10 days in Japan - 10/29/2022 to 11/7/2022










Day 8-Hiroshima




Day 7- Kiyomizu-dera Temple, Kyoto-11/4/22

  After getting off Kyoto's train station we took a taxi to Kiyomizu-dera which is located on the foothills of Mount Otawa.

Kiyomizu-dera temple means "Pure Water Temple" and is one most celebrated temples of Japan. It was founded in 780 on the site of the Otowa Waterfall in the wooded hills east of Kyoto, and derives its name from the fall's pure waters. The temple was originally associated with the Hosso sect, one of the oldest schools within Japanese Buddhism, but formed its own Kita Hosso sect in 1965. In 1994, the temple was added to the list of UNESCO world heritage sites.

The Taxi driver dropped us off at Higashiyam District as from here to the temple it is reserved for Pedestrians. The Higashiyama District along the lower slopes of Kyoto's eastern mountains is one of the city's best preserved historic districts.


It is a great place to experience traditional old Kyoto, especially between Kiyomizu-dera and Yasaka Shrine, where the narrow lanes, wooden buildings and traditional merchant shops invoke a feeling of the old capital city.


Ladies dressed in traditional Japanese kimono


Recent efforts to remove telephone poles and repave the streets have further improved the traditional feel of the district. The streets in Higashiyama are lined by small shops, cafes and restaurants which have been catering to tourists and pilgrims for centuries. 

Shop selling roasted chestnuts.


Hoa and I we love roasted chestnuts so we stopped by to buy some.


Niomon Gate is an iconic red gate at the main entrance of Kiyomizu-dera. Visitors walk through the gate to enter the vast temple grounds which are home to historical buildings as well as numerous natural beauties.

A Niomon gate (on the left) . The original gate was destroyed during one of the wars in Japan from 1467 – 1477. Officially designated as an Important Cultural Property, the present Niomon Gate has survived for centuries after being reconstructed in the late 15th century.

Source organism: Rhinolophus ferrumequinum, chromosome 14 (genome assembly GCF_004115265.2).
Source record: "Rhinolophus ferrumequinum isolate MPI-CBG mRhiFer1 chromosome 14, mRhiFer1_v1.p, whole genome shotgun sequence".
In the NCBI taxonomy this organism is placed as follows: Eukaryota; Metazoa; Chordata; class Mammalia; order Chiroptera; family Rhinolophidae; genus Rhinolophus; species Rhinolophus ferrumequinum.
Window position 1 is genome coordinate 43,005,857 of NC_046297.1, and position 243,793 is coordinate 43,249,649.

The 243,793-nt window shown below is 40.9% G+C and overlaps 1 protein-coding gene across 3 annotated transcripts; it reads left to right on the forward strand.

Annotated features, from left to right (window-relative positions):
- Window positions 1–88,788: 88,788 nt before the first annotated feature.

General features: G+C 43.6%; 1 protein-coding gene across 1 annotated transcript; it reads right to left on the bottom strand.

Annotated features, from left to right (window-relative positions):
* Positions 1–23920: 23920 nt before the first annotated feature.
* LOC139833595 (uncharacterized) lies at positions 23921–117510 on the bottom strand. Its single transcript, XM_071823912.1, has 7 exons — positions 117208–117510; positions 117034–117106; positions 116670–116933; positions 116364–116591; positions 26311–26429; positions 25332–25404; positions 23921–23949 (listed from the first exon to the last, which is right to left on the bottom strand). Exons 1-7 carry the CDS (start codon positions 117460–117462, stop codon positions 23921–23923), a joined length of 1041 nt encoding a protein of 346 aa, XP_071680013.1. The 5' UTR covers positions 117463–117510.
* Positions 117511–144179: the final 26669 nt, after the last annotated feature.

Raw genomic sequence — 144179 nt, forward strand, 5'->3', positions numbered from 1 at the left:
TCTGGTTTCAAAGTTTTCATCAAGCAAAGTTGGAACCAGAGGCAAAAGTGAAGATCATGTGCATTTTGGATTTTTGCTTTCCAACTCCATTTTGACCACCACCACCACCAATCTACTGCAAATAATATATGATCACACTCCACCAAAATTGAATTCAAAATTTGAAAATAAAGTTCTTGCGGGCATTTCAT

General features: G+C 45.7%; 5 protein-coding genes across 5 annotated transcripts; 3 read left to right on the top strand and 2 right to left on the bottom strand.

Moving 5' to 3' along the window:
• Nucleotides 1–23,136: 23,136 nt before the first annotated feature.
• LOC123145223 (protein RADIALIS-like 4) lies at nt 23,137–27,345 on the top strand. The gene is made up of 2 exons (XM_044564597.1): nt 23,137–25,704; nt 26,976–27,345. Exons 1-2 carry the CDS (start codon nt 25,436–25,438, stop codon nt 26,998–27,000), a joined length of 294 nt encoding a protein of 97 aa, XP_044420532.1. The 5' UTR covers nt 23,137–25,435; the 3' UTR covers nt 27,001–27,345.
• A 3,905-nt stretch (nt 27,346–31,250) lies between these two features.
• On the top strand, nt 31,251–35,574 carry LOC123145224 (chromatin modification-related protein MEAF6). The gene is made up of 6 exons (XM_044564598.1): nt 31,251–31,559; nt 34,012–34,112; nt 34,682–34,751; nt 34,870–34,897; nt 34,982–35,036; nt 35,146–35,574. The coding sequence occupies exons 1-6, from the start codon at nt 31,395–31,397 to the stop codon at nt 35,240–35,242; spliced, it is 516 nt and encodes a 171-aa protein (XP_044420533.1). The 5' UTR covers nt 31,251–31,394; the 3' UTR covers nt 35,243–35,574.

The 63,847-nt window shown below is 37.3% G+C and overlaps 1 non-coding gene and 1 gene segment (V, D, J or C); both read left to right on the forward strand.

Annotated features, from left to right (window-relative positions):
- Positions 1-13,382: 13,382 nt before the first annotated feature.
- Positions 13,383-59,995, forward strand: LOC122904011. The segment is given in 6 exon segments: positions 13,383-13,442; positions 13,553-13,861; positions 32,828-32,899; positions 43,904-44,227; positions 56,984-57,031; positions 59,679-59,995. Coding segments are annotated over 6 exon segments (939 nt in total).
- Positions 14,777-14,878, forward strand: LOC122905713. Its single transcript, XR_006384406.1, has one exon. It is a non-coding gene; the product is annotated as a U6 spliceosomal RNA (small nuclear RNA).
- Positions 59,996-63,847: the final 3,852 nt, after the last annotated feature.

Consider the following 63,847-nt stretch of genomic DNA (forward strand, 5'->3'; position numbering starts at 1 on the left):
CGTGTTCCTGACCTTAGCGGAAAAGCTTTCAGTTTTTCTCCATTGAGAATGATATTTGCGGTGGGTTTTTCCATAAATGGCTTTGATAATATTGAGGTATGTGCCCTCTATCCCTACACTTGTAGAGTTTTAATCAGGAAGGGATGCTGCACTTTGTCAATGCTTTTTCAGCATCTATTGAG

Before taking the steps stone leading up to the gate, you will find two adorable statues of guardian dogs (called “Koma-inu”in Japanese) on both sides.


Walking up the stairs



Once you are up the first gate there are a bunch of temples and pagodas.


The is the view from the stairs Main gate looking back at the town below where we came from.


Sanjunoto Pagoda


Sanjunoto Pagoda view from the ground floor.


Visitors who come to the pagoda and pray here are said to be blessed with a safe childbirth and happiness for their children. The different layers of the pagoda fan out, like wings against the sky.


The three story pagoda at Kiyomizu-dera is one of the tallest of its kind in Japan, standing at 102 ft. high. The current structure dates from a reconstruction carried out in 1633, when its original red coloring was also restored.




Sei-mon gate  (West gate) 


This gate is pretty simple with a view of the city.



We are now headed to Jishu Shrine




The entrance of the shrine.


People can pray in this area and then throw money in the wooden box.


Main shrine.



Courtyard before entering the Shrine.


 Todoroki-mon gate.


Entering Todoroki-mon gate.


Iron clogs and two iron staffs. It’s said that a very strong priest called Benkei walked wearing these clogs with these staffs in his hands to train his body.


View from the balcony of the Todoroki-mon gate.


More halls around the Todoroki-mon gate.


NEXT.... Day 7-Main Hall and park





Our house


Photo Gallery

 Mon  petit coin